edit (to hell with it)

Share this post


Link to post
Share on other sites
... .

I think Mr. Curtin did the right thing to find out about mass. By the way, the stiffness of some of these Chinese tops is quite high. Many are stiffer than ANY top wood I have obtained from violin suppliers. They are as stiff as some Sitka I have used, but less dense.

I think maybe the suppliers had stock that had been picked through. At least such wood exists, but it may be grown in different conditions than most European wood and also may not be the same species. Most likely to me is that the Chinese are going into virgin timber growth.

I wonder what kind of wood they use.

Can we get a sample to an expert?

Mike

Share this post


Link to post
Share on other sites
I wonder what kind of wood they use.

Can we get a sample to an expert?

Mike

It is not quite like red spruce which is also pretty stiff. At least the samples I have seen. But it is milk white and looks just like Norway spruce. I could take a piece out from under a fingerboard, do you know anyone who can tell from that ?

Share this post


Link to post
Share on other sites
edit (to hell with it)

Shame I missed this.

It would be great to have a consistent record of the wealth of your experience on acoustics/plate movements and emulsion varnishes.

Share this post


Link to post
Share on other sites
Shame I missed this.

It would be great to have a consistent record of the wealth of your experience on acoustics/plate movements and emulsion varnishes.

Hope this is not an ironic comment. Actually, I have spent a lot of time with the emulsions. The plate mechanics is something else. Most of what I have mentioned is latter-day FEA modeling and half-assed physics modeling. My own last violin was three or so years ago. I now know that I consistently made inflections too slight and not inboard enough. I think if I change this, I will get more body of sound.

In other words, experiment has paid off for me in my major field of interest; varnishes. Everything I am doing is in a previous thread with the name "emulsion varnish".

The edited bit was a comment about Harris's effective stiffness. I mentioned this long before that paper of his was published. It is a simple extension of the harmonic oscilator equation. Harris adds 25% of mode 2, but the number is much smaller than for mode 5, so the results are very nearly the same.

Share this post


Link to post
Share on other sites
Hope this is not an ironic comment.

Absolutely not. The fact that I may not follow some of the more advanced modelling, for example, does not diminish the interest with which I read you posts.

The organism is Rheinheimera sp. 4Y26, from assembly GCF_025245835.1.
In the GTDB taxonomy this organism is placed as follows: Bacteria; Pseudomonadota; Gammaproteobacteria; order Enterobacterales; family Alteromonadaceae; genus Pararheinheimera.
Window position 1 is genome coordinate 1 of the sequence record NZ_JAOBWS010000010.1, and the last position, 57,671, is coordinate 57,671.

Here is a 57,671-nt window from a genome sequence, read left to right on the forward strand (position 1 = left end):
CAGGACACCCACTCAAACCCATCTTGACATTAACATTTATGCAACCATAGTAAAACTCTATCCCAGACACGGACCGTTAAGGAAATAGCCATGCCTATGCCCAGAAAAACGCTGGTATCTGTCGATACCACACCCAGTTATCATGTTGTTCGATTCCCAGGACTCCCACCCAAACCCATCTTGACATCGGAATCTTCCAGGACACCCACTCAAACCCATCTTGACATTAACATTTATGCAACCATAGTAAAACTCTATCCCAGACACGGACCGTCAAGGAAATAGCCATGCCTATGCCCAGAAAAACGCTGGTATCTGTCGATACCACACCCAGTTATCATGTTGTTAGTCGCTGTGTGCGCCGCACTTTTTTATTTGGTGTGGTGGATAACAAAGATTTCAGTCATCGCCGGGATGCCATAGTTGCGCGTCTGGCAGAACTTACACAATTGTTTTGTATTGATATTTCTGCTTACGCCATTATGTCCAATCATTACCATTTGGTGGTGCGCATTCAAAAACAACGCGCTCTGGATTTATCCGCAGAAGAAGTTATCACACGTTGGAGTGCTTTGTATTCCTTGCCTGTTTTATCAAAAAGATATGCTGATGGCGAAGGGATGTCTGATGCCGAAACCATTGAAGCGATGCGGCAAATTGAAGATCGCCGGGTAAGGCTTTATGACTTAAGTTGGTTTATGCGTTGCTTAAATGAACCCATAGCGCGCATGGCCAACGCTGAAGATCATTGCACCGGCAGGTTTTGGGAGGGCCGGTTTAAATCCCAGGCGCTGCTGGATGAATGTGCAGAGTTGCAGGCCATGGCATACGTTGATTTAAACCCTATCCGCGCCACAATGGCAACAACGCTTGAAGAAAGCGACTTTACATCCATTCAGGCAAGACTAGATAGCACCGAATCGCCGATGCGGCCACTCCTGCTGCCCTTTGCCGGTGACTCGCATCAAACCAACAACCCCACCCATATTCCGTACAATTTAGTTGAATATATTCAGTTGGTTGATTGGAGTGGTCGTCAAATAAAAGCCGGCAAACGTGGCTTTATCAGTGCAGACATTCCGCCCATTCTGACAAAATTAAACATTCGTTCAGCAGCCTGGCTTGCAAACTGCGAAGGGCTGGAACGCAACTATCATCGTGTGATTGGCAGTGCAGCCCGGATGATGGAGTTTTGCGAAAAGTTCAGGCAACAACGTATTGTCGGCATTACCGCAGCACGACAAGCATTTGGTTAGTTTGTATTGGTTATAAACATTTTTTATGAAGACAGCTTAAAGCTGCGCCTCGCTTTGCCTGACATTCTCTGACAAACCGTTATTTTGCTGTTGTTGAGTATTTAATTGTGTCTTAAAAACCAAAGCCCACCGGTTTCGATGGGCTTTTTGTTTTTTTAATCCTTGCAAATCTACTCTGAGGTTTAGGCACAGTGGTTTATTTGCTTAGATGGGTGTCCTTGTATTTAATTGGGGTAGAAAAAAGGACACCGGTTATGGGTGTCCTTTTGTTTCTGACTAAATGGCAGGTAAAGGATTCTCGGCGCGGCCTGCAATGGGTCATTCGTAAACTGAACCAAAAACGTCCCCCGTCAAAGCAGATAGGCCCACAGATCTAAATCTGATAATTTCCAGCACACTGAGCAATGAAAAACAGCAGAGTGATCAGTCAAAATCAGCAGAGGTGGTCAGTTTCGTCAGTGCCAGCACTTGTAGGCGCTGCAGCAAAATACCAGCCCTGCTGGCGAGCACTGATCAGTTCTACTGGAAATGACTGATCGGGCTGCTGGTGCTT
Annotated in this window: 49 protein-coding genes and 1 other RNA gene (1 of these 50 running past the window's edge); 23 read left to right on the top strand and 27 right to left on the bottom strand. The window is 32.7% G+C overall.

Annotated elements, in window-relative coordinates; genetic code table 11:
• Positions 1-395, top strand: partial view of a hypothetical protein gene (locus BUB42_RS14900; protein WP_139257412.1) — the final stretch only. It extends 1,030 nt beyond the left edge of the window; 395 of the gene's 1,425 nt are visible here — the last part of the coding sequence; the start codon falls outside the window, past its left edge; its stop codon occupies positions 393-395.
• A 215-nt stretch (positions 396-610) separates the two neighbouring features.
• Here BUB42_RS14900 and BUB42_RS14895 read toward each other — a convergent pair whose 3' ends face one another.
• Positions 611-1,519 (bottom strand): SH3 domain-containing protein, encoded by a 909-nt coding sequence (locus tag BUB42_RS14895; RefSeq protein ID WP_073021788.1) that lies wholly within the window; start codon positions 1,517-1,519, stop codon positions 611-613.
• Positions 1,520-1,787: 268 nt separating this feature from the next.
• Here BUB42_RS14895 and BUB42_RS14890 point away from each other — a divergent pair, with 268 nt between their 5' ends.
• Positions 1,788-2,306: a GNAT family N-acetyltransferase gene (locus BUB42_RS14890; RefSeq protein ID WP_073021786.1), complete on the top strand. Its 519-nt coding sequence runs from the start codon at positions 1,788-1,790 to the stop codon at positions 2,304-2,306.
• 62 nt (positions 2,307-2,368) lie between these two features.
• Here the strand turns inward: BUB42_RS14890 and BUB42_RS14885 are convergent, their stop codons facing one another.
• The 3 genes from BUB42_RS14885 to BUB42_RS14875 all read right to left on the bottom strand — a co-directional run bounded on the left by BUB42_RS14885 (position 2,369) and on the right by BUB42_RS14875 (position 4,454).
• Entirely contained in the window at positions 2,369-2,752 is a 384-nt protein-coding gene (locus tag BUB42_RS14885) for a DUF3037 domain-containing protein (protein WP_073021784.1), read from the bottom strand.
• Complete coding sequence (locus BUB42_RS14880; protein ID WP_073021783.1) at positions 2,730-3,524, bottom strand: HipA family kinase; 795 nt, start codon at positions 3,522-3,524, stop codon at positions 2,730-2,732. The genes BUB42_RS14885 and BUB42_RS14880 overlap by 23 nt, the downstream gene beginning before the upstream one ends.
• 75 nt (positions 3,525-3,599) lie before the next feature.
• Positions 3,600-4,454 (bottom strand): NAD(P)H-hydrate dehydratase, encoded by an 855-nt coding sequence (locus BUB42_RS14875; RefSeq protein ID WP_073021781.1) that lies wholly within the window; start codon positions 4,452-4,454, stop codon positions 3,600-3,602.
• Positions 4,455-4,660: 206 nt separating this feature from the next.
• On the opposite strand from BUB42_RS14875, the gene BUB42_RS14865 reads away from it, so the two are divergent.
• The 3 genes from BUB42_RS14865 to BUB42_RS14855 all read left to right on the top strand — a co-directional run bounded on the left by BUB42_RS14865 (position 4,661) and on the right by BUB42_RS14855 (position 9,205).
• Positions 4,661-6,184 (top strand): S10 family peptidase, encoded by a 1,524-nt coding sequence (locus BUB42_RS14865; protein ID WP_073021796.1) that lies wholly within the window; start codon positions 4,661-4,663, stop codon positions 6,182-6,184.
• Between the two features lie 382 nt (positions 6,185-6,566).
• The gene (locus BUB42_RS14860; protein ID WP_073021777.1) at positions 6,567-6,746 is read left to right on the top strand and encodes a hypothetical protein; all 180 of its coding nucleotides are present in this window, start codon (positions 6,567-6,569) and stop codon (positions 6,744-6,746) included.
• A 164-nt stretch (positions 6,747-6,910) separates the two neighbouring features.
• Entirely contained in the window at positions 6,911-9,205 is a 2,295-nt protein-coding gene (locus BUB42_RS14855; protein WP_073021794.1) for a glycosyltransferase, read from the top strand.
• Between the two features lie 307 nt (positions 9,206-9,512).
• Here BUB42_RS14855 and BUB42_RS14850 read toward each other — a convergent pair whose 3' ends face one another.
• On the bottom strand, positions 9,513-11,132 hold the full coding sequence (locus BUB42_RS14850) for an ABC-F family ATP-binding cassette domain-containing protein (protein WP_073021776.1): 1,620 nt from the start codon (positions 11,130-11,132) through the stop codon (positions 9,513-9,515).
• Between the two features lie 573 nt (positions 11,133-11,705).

If there is irony elsewhere, it's based on the notion that 'complex' measurements, equations etc can substitute for a good eye, common sense and good feel.

ps - There is a nice video of Mr S Zyg where I pointed out that folks should ignore the plate and watch his hands move over the plate.

Share this post


Link to post
Share on other sites

I agree with you that including mode 2 is more or less useless.

Oded

Share this post


Link to post
Share on other sites
Absolutely not. The fact that I may not follow some of the more advanced modelling, for example, does not diminish the interest with which I read you posts.

If there is irony elsewhere, it's based on the notion that 'complex' measurements, equations etc can substitute for a good eye, common sense and good feel.

ps - There is a nice video of Mr S Zyg where I pointed out that folks should ignore the plate and watch his hands move over the plate.

Thanks, I was made suspicious by your exageration of my experience. I really do think that nearly all of it will turn out to be related to perhaps a small number of ideas. That (again) assumes consistent workmanlike construction.

I also agree that there is no point to try to find significance in a lot of data that cannot be controlled (as adjusting a lot of modes.) On the other hand, I still believe that an entire modal analysis describes all of it, for a non-driven system at least. When one first is told that a complete fourier transform describes a wave form, it is hard to swallow. But there is the theorem, proven. Just that one cannot construct the waveform in a practical way with a finite number of tone generators. (Even for a periodic wave)